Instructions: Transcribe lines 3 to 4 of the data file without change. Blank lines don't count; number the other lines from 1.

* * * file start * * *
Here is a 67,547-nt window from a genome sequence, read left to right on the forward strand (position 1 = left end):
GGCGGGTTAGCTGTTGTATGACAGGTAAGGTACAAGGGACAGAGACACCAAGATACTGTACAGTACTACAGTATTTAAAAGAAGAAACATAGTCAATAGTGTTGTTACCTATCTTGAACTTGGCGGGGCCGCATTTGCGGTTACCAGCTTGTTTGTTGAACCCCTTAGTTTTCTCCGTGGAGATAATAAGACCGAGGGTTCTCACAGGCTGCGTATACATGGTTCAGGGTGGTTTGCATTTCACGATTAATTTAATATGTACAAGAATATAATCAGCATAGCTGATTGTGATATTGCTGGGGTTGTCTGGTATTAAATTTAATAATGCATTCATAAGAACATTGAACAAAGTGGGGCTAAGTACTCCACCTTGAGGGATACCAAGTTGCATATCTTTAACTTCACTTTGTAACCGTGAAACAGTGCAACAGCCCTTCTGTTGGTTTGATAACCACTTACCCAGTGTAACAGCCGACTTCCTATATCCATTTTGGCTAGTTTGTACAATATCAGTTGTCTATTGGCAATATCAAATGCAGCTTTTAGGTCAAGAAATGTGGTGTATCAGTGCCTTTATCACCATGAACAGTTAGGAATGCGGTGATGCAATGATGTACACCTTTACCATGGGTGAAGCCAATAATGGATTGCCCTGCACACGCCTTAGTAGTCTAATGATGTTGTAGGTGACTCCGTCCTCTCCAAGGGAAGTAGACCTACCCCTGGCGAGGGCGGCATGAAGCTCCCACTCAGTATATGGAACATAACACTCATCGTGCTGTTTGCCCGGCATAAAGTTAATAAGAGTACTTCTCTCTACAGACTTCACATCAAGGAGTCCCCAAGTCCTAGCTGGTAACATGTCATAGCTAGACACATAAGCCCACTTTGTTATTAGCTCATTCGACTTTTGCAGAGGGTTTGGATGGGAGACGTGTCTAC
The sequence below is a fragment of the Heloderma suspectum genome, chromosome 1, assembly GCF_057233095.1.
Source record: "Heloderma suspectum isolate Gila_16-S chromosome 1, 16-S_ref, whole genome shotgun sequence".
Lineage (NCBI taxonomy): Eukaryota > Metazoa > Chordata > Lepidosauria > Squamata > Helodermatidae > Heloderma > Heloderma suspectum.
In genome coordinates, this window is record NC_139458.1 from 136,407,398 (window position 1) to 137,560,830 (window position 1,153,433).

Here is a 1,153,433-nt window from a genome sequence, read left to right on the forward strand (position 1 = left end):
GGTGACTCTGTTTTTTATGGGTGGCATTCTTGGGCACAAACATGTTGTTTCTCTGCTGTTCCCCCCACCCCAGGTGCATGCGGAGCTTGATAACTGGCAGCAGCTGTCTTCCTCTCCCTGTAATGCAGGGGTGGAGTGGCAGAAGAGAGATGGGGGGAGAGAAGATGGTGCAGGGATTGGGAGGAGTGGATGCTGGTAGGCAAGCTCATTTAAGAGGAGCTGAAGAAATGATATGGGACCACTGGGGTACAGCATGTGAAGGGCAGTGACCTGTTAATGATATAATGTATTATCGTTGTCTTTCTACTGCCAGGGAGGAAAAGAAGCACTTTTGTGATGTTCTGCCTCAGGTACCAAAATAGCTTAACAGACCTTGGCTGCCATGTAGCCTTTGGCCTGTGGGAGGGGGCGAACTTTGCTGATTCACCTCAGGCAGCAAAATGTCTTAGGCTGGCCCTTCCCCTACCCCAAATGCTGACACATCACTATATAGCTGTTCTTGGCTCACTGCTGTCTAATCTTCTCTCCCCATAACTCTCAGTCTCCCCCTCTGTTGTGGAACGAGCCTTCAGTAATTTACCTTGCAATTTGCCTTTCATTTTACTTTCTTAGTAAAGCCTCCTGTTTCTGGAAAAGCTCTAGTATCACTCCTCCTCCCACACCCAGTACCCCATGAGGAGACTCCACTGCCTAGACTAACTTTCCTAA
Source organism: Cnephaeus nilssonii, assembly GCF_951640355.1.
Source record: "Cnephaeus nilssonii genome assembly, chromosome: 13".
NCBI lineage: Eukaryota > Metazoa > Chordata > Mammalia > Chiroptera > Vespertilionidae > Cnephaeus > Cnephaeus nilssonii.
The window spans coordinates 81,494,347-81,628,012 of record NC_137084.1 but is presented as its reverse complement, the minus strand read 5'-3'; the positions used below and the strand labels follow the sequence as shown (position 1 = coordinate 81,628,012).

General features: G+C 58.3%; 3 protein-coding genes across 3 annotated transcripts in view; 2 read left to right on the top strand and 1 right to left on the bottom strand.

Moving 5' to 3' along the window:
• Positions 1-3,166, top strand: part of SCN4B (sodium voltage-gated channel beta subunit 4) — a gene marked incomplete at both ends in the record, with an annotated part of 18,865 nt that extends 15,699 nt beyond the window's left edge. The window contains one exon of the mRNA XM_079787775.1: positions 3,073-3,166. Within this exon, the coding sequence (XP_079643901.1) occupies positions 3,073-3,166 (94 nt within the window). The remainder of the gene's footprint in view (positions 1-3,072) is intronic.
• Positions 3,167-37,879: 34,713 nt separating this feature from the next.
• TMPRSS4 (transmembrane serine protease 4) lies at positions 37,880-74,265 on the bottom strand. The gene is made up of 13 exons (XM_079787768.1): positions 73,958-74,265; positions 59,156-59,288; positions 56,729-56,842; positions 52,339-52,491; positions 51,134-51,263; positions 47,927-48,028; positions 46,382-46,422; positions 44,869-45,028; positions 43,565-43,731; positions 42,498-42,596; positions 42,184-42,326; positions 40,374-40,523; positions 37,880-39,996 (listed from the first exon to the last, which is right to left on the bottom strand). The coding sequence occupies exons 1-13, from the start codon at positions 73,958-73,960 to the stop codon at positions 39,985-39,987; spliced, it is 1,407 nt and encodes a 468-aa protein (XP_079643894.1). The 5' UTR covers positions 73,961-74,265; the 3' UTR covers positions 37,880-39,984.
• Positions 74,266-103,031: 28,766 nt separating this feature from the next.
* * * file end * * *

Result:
The sequence below is a fragment of the Heloderma suspectum genome, chromosome 1, assembly GCF_057233095.1.
Source record: "Heloderma suspectum isolate Gila_16-S chromosome 1, 16-S_ref, whole genome shotgun sequence".